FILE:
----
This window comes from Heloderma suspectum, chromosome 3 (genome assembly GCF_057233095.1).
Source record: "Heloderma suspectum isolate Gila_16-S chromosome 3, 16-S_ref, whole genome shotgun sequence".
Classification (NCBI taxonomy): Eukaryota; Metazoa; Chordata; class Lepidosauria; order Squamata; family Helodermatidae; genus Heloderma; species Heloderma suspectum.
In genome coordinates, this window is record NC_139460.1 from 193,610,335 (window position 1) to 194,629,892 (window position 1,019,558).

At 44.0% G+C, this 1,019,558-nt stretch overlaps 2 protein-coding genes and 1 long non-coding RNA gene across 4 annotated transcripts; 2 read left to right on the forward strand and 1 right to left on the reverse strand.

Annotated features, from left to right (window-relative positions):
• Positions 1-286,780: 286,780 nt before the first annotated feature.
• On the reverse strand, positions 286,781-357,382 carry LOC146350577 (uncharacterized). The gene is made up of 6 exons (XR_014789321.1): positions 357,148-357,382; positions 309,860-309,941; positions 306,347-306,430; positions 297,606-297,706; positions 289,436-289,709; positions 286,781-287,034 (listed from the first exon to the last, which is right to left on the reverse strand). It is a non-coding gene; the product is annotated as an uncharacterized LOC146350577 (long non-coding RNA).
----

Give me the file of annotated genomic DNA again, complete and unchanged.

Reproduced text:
This window comes from Heloderma suspectum, chromosome 3 (genome assembly GCF_057233095.1).
Source record: "Heloderma suspectum isolate Gila_16-S chromosome 3, 16-S_ref, whole genome shotgun sequence".
Classification (NCBI taxonomy): Eukaryota; Metazoa; Chordata; class Lepidosauria; order Squamata; family Helodermatidae; genus Heloderma; species Heloderma suspectum.
In genome coordinates, this window is record NC_139460.1 from 193,610,335 (window position 1) to 194,629,892 (window position 1,019,558).

At 44.0% G+C, this 1,019,558-nt stretch overlaps 2 protein-coding genes and 1 long non-coding RNA gene across 4 annotated transcripts; 2 read left to right on the forward strand and 1 right to left on the reverse strand.

Annotated features, from left to right (window-relative positions):
• Positions 1-286,780: 286,780 nt before the first annotated feature.
• On the reverse strand, positions 286,781-357,382 carry LOC146350577 (uncharacterized). The gene is made up of 6 exons (XR_014789321.1): positions 357,148-357,382; positions 309,860-309,941; positions 306,347-306,430; positions 297,606-297,706; positions 289,436-289,709; positions 286,781-287,034 (listed from the first exon to the last, which is right to left on the reverse strand). It is a non-coding gene; the product is annotated as an uncharacterized LOC146350577 (long non-coding RNA).